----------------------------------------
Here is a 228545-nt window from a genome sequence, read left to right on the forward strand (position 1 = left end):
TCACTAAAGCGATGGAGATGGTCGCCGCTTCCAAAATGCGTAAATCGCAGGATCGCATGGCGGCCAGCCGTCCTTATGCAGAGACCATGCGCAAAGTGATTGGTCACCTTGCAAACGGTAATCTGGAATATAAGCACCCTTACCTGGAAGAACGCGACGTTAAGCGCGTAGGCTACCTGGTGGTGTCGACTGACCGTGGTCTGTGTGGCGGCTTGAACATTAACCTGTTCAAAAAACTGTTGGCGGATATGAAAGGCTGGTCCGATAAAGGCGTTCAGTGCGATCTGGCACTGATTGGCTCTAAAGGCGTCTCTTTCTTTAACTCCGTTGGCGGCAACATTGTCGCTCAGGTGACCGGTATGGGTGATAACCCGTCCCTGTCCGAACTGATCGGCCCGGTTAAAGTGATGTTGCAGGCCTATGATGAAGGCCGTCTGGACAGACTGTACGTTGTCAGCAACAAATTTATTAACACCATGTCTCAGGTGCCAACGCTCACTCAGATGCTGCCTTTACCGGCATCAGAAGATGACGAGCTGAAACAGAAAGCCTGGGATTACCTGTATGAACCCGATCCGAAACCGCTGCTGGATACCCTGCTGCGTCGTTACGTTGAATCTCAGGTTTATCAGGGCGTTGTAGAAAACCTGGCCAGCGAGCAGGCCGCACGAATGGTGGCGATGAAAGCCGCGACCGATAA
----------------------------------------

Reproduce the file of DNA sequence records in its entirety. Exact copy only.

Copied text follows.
Here is a 228545-nt window from a genome sequence, read left to right on the forward strand (position 1 = left end):
TCACTAAAGCGATGGAGATGGTCGCCGCTTCCAAAATGCGTAAATCGCAGGATCGCATGGCGGCCAGCCGTCCTTATGCAGAGACCATGCGCAAAGTGATTGGTCACCTTGCAAACGGTAATCTGGAATATAAGCACCCTTACCTGGAAGAACGCGACGTTAAGCGCGTAGGCTACCTGGTGGTGTCGACTGACCGTGGTCTGTGTGGCGGCTTGAACATTAACCTGTTCAAAAAACTGTTGGCGGATATGAAAGGCTGGTCCGATAAAGGCGTTCAGTGCGATCTGGCACTGATTGGCTCTAAAGGCGTCTCTTTCTTTAACTCCGTTGGCGGCAACATTGTCGCTCAGGTGACCGGTATGGGTGATAACCCGTCCCTGTCCGAACTGATCGGCCCGGTTAAAGTGATGTTGCAGGCCTATGATGAAGGCCGTCTGGACAGACTGTACGTTGTCAGCAACAAATTTATTAACACCATGTCTCAGGTGCCAACGCTCACTCAGATGCTGCCTTTACCGGCATCAGAAGATGACGAGCTGAAACAGAAAGCCTGGGATTACCTGTATGAACCCGATCCGAAACCGCTGCTGGATACCCTGCTGCGTCGTTACGTTGAATCTCAGGTTTATCAGGGCGTTGTAGAAAACCTGGCCAGCGAGCAGGCCGCACGAATGGTGGCGATGAAAGCCGCGACCGATAA